Intel posted net income of $2.8 billion for the second quarter of this year but despite the good overall results of the company there's some less rosy news in the financial results.
The rotten corpse in Intel's closet is the company's Mobile and Communications Group - net revenue of this division was down from $292 million in Q2 2013 to just $51 million in Q2 2014 and the division lost a whopping $1.1 billion in the second quarter alone. Total losses for the first half of the year amount over $2 billion as Intel is selling these chips at a loss in an attempt to capture marketshare in the mobile market.
It's hard to estimate though how many mobile chips Intel is selling because the company is reporting net revenue for the segment, meaning revenue after all discounts, rebates, returns, and other considerations have been calculated.
Intel's success in other markets enables the company to sustain the heavy losses it suffers in the mobile market. Intel CEO Brian Krzanich explained to investors that he believes that over time, Intel will be able to turn this into a profitable business. For comparison, AMD's total revenue in the first quarter of this year was just under $1.40 billion. These figures really illustrate how big the financial divide between Intel and AMD has become.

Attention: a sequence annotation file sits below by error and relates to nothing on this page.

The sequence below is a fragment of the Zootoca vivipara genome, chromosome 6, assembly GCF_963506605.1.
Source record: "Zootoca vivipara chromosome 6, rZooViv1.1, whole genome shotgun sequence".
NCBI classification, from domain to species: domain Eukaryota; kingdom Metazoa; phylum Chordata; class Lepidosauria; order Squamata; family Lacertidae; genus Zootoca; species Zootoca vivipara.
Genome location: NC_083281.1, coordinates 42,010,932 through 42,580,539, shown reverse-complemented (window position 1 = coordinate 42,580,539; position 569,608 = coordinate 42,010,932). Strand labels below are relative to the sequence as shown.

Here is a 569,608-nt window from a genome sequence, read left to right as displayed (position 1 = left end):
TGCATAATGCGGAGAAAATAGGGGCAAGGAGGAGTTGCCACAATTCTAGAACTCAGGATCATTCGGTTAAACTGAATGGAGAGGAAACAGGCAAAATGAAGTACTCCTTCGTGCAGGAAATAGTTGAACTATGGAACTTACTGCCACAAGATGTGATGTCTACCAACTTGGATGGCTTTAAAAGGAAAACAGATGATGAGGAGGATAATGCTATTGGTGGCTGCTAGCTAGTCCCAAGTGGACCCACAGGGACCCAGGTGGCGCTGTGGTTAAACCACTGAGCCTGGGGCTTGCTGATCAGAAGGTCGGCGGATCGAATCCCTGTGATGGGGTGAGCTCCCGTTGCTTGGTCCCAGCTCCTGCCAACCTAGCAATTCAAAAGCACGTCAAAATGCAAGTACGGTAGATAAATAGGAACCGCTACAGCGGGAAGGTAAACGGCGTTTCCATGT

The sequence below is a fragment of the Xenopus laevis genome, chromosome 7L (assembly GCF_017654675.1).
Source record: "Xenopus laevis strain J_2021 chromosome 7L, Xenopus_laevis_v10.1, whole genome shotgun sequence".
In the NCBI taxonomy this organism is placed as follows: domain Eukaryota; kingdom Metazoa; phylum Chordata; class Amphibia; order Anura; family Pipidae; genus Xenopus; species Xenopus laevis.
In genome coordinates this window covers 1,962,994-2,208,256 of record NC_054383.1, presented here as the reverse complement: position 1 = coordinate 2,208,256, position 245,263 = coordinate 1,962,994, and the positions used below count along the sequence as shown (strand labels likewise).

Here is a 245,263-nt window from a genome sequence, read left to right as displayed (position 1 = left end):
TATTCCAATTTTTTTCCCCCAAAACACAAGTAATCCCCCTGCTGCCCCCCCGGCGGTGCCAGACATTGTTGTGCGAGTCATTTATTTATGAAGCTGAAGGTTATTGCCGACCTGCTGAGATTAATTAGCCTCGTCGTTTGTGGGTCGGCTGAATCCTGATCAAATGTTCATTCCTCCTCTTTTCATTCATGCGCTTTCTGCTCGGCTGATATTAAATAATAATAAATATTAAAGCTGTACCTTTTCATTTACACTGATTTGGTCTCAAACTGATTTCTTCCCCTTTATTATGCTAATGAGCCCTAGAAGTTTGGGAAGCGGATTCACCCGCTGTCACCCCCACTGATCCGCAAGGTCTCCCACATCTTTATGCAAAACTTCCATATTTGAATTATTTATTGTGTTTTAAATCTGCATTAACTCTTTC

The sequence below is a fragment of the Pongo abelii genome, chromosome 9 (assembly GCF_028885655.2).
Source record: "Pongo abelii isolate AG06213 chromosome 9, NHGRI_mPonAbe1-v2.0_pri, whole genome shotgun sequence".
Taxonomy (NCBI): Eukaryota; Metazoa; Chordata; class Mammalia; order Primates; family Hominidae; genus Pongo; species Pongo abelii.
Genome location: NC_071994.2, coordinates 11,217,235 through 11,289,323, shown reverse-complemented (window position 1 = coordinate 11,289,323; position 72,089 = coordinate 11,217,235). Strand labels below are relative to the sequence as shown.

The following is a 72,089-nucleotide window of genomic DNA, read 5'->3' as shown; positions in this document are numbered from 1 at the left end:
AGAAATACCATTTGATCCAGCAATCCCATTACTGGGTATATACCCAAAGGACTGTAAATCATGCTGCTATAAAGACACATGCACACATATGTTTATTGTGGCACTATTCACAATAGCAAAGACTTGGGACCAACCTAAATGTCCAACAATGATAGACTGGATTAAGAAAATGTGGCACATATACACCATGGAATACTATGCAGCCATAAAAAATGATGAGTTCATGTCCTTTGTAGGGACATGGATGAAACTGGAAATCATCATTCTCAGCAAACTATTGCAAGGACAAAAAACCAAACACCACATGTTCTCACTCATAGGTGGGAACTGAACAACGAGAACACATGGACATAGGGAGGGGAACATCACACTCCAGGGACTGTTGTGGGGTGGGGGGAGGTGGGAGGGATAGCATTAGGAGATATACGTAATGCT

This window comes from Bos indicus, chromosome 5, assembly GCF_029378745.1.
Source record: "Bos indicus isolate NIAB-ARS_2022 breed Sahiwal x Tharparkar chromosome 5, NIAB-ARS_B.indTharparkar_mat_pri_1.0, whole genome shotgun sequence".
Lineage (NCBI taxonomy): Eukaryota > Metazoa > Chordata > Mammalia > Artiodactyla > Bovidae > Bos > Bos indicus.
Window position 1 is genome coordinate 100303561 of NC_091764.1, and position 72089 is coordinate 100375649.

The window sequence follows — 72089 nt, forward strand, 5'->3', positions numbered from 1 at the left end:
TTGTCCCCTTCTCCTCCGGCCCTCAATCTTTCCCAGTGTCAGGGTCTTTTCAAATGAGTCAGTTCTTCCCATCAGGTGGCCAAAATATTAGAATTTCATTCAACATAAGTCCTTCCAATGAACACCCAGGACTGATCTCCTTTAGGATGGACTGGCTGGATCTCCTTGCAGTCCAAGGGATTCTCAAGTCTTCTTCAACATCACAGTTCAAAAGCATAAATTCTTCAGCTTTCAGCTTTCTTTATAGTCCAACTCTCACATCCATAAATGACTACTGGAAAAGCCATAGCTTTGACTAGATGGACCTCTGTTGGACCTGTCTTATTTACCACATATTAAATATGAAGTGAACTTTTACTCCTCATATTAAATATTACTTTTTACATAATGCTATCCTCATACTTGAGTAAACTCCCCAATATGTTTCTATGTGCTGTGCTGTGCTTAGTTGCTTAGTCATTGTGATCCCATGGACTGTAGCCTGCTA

The reason it’s important to keep that in mind is because normally we think of revenue as being tied to sales volume. If a company sells widgets for $50 each and reports $500 million in income, it’s easy to ballpark how many widgets it may have sold. With Intel shipping its tablet parts contra-revenue, this relationship is much more difficult to predict. Intel’s $51 million in net revenue doesn’t mean the company only sold $51 million of Bay Trail hardware — it means it only recognized $51 million of net revenue after other costs were accounted for. One further setback Intel acknowledged on the call is that its own XMM 7260 modem has apparently once again run into ramp trouble. It initially expected that the product would qualify in Q2 for Q3 production, but now predicts an early Q3 qualification cycle with production ramping up at the end of the year. Executives also acknowledged that the market is pivoting hard away from 2G and 3G solutions — a tacit admission that its older silicon may face a steep decline in sales.